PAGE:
Presentation on theme: "Warm-up #11 Create a bubble map to show the factors that helped lead to the fall of the western Roman Empire (use as many bubbles as you need). Fall of."— Presentation transcript:
Warm-up #11 Create a bubble map to show the factors that helped lead to the fall of the western Roman Empire (use as many bubbles as you need). Fall of Western Rome
Chapter 2.2 Assessment 1a. Constantine moved the capital to the east in what is now Turkey; he called it Constantinople 1b. Diocletian split the empire because he thought it was too big for one person to rule 2a. Attila was the leader of the Huns who invaded the Roman Empire 2b. The Hun armies drove the Goths into Rome as they moved west from Central Asia. 3a. Rome’s size made communication among various parts of the empire difficult, it was hard to regulate a vast empire and army, etc… 3b. Corruption led to the flight of wealthy people from the city, which caused problems for those who remained.
Meet the Barbarians The “uncivilized” tribes that helped bring down the Western Roman Empire
Huns Warriors from Central Asia. Who first appeared by the Caspian Sea in 91 AD. By 370 they crossed the Volga river and attacked area tribes. They eventually pushed the Goths out of the territory surrounding the Caspian Sea. As a results, the Goths began flooding into Roman territory for protection The Huns first attacked the Eastern Romans in 395 in the Caucasus, Syria and Anatolia. In 408 they again invaded the Eastern Roman Empire. They stopped before attacking the city of Rome because they feared disease.
Attila the Hun Forced the Romans to pay tribute in 435 After the Romans failed to pay this tribute, the Huns invaded, plundering the Eastern Roman Empire before a new peace was reached in 449 Honoria, sister of Western Roman Emperor Valentinian III, sent Attila a ring, asking that he save her from an unwanted arranged marriage. He took it as a proposal and demanded the Western Empire as his dowry. In 452 Attila led the Huns over the Alps and ravaged Northern Italy, approaching the gates of Rome itself. Emperor Valentinian III sent envoys, including Pope Leo I, to meet Attila, hoping to prevent a sack of Rome. The Pope was able to convince Attila to turn back and leave Rome untouched. Some say this was because Attila was afraid of a plague in the city.
GOTHS The Goths originated on the Island of Gotland, near present day Sweden They migrated southeastwards to the region North and West of the Black Sea. Where they divided into the: Ostrogoths (Eastern Goths) Visigoths (Western Goths)
Ostrogoths Visigoths Ostrogoths Visigoths
In the Late 4 th century the Huns push the Goths across the Danube river and into the Eastern Roman Empire. They asked protection from Rome who abuses them through price gouging and enslavement. In 410, led by their king Alaric, the Visigoths sack Rome. The Roman Empire Honorius offered them Aquitania in southern France as a new homeland. The Visigoths then fought a war to remove the Vandals from the Iberian peninsula ending in 475, expanding their territory The Visigothic Kingdom fell in 711 when it was defeated by the Umayyads, an Islamic force from North Africa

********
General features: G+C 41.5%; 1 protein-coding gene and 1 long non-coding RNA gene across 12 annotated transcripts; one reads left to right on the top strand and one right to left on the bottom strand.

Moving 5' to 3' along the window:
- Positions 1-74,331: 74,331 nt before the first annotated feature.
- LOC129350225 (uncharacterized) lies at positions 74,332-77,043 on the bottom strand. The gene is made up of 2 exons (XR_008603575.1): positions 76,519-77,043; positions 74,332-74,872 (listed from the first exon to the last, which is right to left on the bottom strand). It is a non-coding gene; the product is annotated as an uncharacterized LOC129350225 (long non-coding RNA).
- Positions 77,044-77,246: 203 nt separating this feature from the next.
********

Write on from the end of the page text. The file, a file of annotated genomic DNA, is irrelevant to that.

Ostrogoths The Ostrogoths broke away from Hunnic rule and invaded Rome in 488 By the beginning of the sixth century, the Ostrogoths ruled the entire Italian peninsula The Ostrogothic Kingdom fell in 553 when it was defeated by the Byzantines under Teia
The Vandals originated in Uppland, Sweden before crossing the Baltic Sea and settling in what is today East Germany and Poland in the first and second centuries B.C. In the second century the Vandals attacked the Roman Empire across the middle Danube In the fourth century the Vandals were defeated by the Goths and were converted to Arian Christianity In 400 AD, the Vandals and their allies, the Alans invaded the Roman Empire, perhaps due to pressure from the encroaching Huns. They then invaded Spain then crossed into northern Africa and destroyed Roman settlements there. They sacked everything in their path.
The Franks along the Rhine river in late third and early fourth centuries The Frankish king, Clovis had a huge Christian kingdom in Gaul. In 486, Clovis turned against the Romans, and defeats other Frankish leaders. By 509, Clovis had conquered nearly all of Gaul (France) and pushed the Visigoths southwards into Iberia (Spain). Until 751, these descendants of Clovis engaged in frequent warfare amongst one another, often fueled by jealousy and vengeance In 732, Charles Martel, the Mayor of the Palace, defeated the Moors (Islamic raiders from Iberia) at the Battle of Tours, halting the Islamic advance into Western Europe
Links Dark Ages (History Channel Part 1) (9:51) THE VANDALS - ENEMIES OF ROME